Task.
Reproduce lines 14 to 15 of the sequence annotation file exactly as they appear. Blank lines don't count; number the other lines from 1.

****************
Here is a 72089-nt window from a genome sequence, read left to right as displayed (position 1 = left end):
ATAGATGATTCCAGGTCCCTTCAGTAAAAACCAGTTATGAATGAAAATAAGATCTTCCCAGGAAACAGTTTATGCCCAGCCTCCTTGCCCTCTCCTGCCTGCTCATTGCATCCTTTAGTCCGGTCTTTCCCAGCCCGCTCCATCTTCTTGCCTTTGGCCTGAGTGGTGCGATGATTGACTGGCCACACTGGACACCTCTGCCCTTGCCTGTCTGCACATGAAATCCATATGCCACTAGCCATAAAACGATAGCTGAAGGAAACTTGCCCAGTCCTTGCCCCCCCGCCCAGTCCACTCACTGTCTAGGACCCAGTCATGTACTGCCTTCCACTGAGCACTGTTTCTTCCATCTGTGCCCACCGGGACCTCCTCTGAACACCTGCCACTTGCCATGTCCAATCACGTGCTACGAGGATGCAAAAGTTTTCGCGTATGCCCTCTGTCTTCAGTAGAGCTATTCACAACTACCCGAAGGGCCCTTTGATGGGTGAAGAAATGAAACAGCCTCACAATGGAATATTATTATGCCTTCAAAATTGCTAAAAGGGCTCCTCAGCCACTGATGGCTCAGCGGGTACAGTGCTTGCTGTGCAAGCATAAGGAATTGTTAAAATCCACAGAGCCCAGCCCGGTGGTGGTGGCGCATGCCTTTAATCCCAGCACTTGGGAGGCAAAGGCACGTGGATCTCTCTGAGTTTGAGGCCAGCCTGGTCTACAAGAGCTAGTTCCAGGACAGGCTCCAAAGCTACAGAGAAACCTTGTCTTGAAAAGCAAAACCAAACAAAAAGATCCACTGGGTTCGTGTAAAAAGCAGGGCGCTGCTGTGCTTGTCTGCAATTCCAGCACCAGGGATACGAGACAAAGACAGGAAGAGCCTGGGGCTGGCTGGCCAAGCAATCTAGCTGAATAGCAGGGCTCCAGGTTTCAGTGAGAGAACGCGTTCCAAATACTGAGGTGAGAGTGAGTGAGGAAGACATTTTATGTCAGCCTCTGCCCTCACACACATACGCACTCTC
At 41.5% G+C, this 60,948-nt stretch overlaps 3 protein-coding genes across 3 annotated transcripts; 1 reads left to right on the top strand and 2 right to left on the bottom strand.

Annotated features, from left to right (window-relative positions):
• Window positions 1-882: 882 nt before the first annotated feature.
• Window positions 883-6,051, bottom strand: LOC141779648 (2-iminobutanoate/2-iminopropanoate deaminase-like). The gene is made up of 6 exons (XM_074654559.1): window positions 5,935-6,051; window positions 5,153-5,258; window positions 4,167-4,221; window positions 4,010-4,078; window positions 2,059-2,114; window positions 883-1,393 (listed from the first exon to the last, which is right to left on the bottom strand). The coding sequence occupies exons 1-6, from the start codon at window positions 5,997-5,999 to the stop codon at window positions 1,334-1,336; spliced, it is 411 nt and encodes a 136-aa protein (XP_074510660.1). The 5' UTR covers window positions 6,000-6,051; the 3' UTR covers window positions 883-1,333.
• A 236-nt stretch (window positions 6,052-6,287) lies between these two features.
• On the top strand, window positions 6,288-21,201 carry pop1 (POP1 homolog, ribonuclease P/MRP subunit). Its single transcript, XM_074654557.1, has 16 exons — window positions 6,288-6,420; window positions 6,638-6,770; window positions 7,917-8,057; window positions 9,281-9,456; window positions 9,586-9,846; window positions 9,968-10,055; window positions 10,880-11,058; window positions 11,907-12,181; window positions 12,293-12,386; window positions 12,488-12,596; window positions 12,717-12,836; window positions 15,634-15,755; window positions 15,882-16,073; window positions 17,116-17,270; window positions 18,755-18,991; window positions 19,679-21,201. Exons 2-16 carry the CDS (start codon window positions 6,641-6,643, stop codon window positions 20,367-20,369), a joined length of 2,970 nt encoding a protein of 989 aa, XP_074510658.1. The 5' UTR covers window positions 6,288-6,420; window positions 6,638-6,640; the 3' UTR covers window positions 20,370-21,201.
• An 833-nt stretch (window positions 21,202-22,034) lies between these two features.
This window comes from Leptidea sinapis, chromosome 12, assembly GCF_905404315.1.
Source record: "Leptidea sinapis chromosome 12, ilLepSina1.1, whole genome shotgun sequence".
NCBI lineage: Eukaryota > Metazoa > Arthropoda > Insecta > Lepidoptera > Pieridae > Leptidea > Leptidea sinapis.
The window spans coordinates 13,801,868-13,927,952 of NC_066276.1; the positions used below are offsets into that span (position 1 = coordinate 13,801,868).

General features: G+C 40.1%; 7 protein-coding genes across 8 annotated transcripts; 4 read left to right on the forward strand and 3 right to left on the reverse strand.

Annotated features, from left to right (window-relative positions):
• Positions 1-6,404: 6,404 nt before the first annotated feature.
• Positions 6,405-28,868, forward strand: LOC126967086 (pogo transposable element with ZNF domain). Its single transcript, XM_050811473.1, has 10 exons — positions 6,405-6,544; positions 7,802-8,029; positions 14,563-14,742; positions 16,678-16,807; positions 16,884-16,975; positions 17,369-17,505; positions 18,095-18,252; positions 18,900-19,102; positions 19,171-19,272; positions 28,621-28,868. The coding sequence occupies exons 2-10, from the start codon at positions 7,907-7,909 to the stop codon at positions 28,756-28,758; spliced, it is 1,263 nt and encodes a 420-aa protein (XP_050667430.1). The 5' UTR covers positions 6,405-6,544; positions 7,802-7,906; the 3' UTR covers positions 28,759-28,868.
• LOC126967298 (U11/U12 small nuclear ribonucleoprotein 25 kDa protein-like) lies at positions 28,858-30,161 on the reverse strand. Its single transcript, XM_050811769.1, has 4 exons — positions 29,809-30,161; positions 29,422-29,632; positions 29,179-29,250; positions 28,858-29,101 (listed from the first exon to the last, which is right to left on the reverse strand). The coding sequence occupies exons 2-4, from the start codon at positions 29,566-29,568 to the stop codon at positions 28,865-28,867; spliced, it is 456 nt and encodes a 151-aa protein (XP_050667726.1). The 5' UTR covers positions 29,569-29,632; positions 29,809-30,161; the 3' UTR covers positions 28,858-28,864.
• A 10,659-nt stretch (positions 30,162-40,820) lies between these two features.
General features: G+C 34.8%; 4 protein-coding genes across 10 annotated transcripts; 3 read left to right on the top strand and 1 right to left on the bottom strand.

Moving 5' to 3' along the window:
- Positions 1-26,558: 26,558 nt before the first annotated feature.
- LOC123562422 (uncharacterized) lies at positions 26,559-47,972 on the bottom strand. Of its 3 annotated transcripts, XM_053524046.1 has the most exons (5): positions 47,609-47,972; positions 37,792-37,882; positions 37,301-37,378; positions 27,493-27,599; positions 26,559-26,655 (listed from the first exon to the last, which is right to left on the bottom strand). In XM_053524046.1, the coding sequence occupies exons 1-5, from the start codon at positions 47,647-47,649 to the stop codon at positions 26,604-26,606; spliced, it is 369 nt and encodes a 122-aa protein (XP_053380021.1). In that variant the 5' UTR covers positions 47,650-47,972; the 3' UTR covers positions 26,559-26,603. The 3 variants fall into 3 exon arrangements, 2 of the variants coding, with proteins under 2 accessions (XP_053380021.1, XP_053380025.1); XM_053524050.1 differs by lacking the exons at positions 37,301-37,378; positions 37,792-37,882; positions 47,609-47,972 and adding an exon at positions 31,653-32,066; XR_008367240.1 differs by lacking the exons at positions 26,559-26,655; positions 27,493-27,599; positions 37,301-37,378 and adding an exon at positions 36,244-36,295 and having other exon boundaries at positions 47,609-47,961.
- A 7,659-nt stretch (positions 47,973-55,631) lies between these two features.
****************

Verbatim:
General features: G+C 40.1%; 7 protein-coding genes across 8 annotated transcripts; 4 read left to right on the forward strand and 3 right to left on the reverse strand.

Annotated features, from left to right (window-relative positions):